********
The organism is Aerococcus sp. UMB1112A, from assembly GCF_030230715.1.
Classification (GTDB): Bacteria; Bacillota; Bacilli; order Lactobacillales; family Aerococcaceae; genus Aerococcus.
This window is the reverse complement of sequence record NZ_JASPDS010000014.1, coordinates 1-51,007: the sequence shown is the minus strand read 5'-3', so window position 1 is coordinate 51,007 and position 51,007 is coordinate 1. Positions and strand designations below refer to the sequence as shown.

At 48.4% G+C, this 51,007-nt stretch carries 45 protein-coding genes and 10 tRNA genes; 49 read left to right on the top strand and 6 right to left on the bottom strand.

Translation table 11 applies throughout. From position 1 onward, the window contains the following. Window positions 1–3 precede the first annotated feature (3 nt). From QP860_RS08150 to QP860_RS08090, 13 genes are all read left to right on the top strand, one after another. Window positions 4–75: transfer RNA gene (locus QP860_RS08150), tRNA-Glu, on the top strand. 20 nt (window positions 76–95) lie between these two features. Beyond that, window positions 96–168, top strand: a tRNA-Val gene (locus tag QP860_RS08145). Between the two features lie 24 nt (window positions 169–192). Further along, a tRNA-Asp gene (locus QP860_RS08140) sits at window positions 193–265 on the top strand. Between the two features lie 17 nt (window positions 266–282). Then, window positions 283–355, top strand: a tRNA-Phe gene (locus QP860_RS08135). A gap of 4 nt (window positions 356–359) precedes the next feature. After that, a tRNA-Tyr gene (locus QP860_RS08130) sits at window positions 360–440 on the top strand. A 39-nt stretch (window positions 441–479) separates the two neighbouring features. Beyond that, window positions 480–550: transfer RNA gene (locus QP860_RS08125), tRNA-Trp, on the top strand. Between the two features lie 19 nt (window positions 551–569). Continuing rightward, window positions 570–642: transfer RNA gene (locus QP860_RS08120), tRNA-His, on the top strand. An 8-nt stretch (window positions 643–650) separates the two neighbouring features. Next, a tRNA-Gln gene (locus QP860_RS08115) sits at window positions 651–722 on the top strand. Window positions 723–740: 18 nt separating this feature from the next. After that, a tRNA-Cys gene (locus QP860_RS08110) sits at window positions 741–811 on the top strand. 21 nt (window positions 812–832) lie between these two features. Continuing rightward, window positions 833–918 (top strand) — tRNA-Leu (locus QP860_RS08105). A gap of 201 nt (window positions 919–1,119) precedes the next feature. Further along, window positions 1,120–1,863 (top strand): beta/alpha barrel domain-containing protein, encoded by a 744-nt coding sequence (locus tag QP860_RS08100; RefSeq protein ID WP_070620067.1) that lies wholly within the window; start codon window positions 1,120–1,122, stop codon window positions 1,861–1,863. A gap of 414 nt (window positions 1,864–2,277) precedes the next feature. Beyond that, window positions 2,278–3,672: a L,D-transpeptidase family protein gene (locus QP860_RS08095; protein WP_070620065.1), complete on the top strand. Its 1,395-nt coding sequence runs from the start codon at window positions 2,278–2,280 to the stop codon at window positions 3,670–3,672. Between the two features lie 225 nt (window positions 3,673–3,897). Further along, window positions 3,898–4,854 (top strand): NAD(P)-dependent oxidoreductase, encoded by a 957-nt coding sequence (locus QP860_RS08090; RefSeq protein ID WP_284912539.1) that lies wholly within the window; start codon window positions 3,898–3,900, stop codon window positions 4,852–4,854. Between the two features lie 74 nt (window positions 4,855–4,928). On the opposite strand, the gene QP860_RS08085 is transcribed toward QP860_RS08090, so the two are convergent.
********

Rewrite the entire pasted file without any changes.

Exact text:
The organism is Aerococcus sp. UMB1112A, from assembly GCF_030230715.1.
Classification (GTDB): Bacteria; Bacillota; Bacilli; order Lactobacillales; family Aerococcaceae; genus Aerococcus.
This window is the reverse complement of sequence record NZ_JASPDS010000014.1, coordinates 1-51,007: the sequence shown is the minus strand read 5'-3', so window position 1 is coordinate 51,007 and position 51,007 is coordinate 1. Positions and strand designations below refer to the sequence as shown.

At 48.4% G+C, this 51,007-nt stretch carries 45 protein-coding genes and 10 tRNA genes; 49 read left to right on the top strand and 6 right to left on the bottom strand.

Translation table 11 applies throughout. From position 1 onward, the window contains the following. Window positions 1–3 precede the first annotated feature (3 nt). From QP860_RS08150 to QP860_RS08090, 13 genes are all read left to right on the top strand, one after another. Window positions 4–75: transfer RNA gene (locus QP860_RS08150), tRNA-Glu, on the top strand. 20 nt (window positions 76–95) lie between these two features. Beyond that, window positions 96–168, top strand: a tRNA-Val gene (locus tag QP860_RS08145). Between the two features lie 24 nt (window positions 169–192). Further along, a tRNA-Asp gene (locus QP860_RS08140) sits at window positions 193–265 on the top strand. Between the two features lie 17 nt (window positions 266–282). Then, window positions 283–355, top strand: a tRNA-Phe gene (locus QP860_RS08135). A gap of 4 nt (window positions 356–359) precedes the next feature. After that, a tRNA-Tyr gene (locus QP860_RS08130) sits at window positions 360–440 on the top strand. A 39-nt stretch (window positions 441–479) separates the two neighbouring features. Beyond that, window positions 480–550: transfer RNA gene (locus QP860_RS08125), tRNA-Trp, on the top strand. Between the two features lie 19 nt (window positions 551–569). Continuing rightward, window positions 570–642: transfer RNA gene (locus QP860_RS08120), tRNA-His, on the top strand. An 8-nt stretch (window positions 643–650) separates the two neighbouring features. Next, a tRNA-Gln gene (locus QP860_RS08115) sits at window positions 651–722 on the top strand. Window positions 723–740: 18 nt separating this feature from the next. After that, a tRNA-Cys gene (locus QP860_RS08110) sits at window positions 741–811 on the top strand. 21 nt (window positions 812–832) lie between these two features. Continuing rightward, window positions 833–918 (top strand) — tRNA-Leu (locus QP860_RS08105). A gap of 201 nt (window positions 919–1,119) precedes the next feature. Further along, window positions 1,120–1,863 (top strand): beta/alpha barrel domain-containing protein, encoded by a 744-nt coding sequence (locus tag QP860_RS08100; RefSeq protein ID WP_070620067.1) that lies wholly within the window; start codon window positions 1,120–1,122, stop codon window positions 1,861–1,863. A gap of 414 nt (window positions 1,864–2,277) precedes the next feature. Beyond that, window positions 2,278–3,672: a L,D-transpeptidase family protein gene (locus QP860_RS08095; protein WP_070620065.1), complete on the top strand. Its 1,395-nt coding sequence runs from the start codon at window positions 2,278–2,280 to the stop codon at window positions 3,670–3,672. Between the two features lie 225 nt (window positions 3,673–3,897). Further along, window positions 3,898–4,854 (top strand): NAD(P)-dependent oxidoreductase, encoded by a 957-nt coding sequence (locus QP860_RS08090; RefSeq protein ID WP_284912539.1) that lies wholly within the window; start codon window positions 3,898–3,900, stop codon window positions 4,852–4,854. Between the two features lie 74 nt (window positions 4,855–4,928). On the opposite strand, the gene QP860_RS08085 is transcribed toward QP860_RS08090, so the two are convergent.